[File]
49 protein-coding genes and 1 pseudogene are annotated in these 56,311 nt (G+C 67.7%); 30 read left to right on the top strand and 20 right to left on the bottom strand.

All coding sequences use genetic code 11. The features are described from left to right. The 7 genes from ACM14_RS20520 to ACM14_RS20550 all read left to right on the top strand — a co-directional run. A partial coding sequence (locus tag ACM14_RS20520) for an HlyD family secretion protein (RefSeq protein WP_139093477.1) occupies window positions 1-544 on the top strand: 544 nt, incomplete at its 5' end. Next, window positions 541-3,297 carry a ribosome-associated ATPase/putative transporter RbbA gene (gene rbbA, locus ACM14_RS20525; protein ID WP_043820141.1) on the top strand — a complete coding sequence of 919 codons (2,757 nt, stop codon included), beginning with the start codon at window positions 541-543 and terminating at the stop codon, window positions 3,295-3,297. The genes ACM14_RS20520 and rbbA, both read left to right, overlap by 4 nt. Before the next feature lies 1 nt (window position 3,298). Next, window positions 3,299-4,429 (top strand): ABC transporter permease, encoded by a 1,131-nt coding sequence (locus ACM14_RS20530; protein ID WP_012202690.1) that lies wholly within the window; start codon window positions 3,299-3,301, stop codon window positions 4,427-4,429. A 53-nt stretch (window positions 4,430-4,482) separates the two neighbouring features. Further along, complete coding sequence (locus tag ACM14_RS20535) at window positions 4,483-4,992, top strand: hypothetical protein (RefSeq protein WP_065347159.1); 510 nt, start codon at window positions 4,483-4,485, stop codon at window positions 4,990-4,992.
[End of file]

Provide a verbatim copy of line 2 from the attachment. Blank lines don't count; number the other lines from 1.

All coding sequences use genetic code 11. The features are described from left to right. The 7 genes from ACM14_RS20520 to ACM14_RS20550 all read left to right on the top strand — a co-directional run. A partial coding sequence (locus tag ACM14_RS20520) for an HlyD family secretion protein (RefSeq protein WP_139093477.1) occupies window positions 1-544 on the top strand: 544 nt, incomplete at its 5' end. Next, window positions 541-3,297 carry a ribosome-associated ATPase/putative transporter RbbA gene (gene rbbA, locus ACM14_RS20525; protein ID WP_043820141.1) on the top strand — a complete coding sequence of 919 codons (2,757 nt, stop codon included), beginning with the start codon at window positions 541-543 and terminating at the stop codon, window positions 3,295-3,297. The genes ACM14_RS20520 and rbbA, both read left to right, overlap by 4 nt. Before the next feature lies 1 nt (window position 3,298). Next, window positions 3,299-4,429 (top strand): ABC transporter permease, encoded by a 1,131-nt coding sequence (locus ACM14_RS20530; protein ID WP_012202690.1) that lies wholly within the window; start codon window positions 3,299-3,301, stop codon window positions 4,427-4,429. A 53-nt stretch (window positions 4,430-4,482) separates the two neighbouring features. Further along, complete coding sequence (locus tag ACM14_RS20535) at window positions 4,483-4,992, top strand: hypothetical protein (RefSeq protein WP_065347159.1); 510 nt, start codon at window positions 4,483-4,485, stop codon at window positions 4,990-4,992.